Conservation of wall paintings at Suuremõisa Manor, Hiiumaa, Estonia — Sustainable Heritage Report No. 9
This report is about the conservation of wall paintings. It is also about what an international group of students learned through their working experience at Suuremõisa manor, lectures and excursions on the island of Hiiumaa in western Estonia.
The project Sustainable Heritage is designed for students of building conservation, conservation of artefacts, structural engineers and site management from three partner universities in Sweden, Estonia and Finland—Novia University of Applied Sciences (Novia UAS), Uppsala University Campus Gotland (UU) and Estonian Academy of Arts (EAA) with Tartu Art College (TAC) and Vocational School (HVS)—in order to give them the opportunity to learn about the traditional materials in different parts of buildings.
From the conservation point of view they learn how constructions and surfaces made of these materials are to be preserved in the best manner—more reports and views of the hands–on activities at various historic sites at www.sustainableheritage.eu—every course has had a different theme and they have been hosted by the three universities in turns. Students have been taught by expert craftsmen and given an academic background to each topic by teachers of the involved institutions. In addition to the pedagogical goals we cherish an idealistic wish that the performed hands–on work should contribute to the rescue and maintenance of our built heritage. This time the traditions were tested by conservation of wall paintings in a manor house in Estonia. The understanding and experience of conservation technique should come handy in many restoration jobs.
Suuremõisa is one of the grandest baroque manor structures in Estonia. The history of the estate can be traced back to before the 16th century. The current building was erected in 1755–60 probably on top the remains of an older building by the Stenbock family. The architect is thought to have been Joseph Gabriel Destain. In 1772, the main building was extended with two, one–floor wings and a ceremonial courtyard. Inspiration for the architecture, notably the hipped mansard roof and the two wings, came from Ulriksdal Palace in Sweden. The building still displays some of the original details, such as the fine carved baroque main door and the lime rendering on the facades, not to mention the original windows.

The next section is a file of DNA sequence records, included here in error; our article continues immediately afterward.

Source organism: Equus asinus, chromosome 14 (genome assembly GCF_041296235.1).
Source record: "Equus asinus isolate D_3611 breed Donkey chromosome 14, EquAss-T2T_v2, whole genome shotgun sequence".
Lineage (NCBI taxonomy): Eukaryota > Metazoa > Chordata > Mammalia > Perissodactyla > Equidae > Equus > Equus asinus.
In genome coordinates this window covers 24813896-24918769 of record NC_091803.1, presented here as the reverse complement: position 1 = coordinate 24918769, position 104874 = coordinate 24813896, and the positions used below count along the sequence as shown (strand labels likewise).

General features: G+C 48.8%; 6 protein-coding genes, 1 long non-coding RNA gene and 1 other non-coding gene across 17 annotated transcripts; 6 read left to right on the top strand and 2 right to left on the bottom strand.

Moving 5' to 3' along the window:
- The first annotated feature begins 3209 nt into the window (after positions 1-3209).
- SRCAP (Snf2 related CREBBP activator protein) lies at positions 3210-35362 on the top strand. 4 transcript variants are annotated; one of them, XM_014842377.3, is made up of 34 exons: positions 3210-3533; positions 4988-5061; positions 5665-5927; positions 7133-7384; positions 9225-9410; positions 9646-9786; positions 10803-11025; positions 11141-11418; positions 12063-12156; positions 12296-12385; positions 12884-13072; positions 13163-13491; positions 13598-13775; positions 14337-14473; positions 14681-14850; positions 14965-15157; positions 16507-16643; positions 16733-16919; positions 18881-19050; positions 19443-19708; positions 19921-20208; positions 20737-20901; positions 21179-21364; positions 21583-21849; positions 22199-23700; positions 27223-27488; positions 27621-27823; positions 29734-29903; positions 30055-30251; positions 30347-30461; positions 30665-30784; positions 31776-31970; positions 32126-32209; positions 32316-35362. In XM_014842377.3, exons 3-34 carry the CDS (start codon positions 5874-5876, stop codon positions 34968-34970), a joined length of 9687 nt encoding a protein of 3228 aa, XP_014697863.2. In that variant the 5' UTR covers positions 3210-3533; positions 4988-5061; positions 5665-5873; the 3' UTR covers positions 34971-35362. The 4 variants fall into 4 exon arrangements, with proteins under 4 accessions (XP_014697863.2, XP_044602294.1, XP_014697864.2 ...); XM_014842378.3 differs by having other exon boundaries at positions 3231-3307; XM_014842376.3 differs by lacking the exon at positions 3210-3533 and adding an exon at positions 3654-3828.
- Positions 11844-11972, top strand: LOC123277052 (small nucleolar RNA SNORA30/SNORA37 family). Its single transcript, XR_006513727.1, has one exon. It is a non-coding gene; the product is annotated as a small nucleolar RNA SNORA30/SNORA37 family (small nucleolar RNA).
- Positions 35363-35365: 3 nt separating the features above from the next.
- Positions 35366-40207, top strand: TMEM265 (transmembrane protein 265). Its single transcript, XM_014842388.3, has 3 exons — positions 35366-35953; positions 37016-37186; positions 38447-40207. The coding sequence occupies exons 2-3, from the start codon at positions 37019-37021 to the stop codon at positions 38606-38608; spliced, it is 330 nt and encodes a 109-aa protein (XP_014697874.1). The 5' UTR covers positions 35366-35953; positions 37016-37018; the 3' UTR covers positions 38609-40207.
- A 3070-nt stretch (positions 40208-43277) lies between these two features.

Inside the mansion, many panels and mouldings, staircases, doors, ceiling paintings etc. date back to the 18th century. The manor has belonged to several well-known members of the Swedish and Baltic German nobility. One of the most infamous and colourful landlords was Otto Reinhold Ludwig von Ungern–Sternberg (1744–1811) who was sent to Siberia in 1804 as a punishment for murdering a Swedish sea captain. His extraordinary life has inspired literary works as well as local lore.
Today, the manor in Suuremõisa is home to Hiiumaa Vocational School and Suuremõisa Elementary School.
Conservation of wall paintings at Suuremõisa Manor, Hiiumaa, Estonia; Sustainable Heritage Report No. 9 (PDF)
Hands–on work in August 2015: International Sustainable Heritage workshop Conservation of Wall Paintings with participants from the Estonian Academy of Arts, Tartu Art College, Vocational School of Hiiumaa (Estonia), Novia University of Applied Sciences (Finland), and Uppsala University Campus Gotland (Sweden), August 24–30, 2015 at Suuremõisa manor on Hiiumaa, Estonia — the objective: acquisition of practical skills through hands–on work and international cooperation.Re–erection and partly reconstructing of two dismantled tiled stoves in a historic school building from the 19th century… more documentation, program and images on Hands–On Work in Autumn 2015.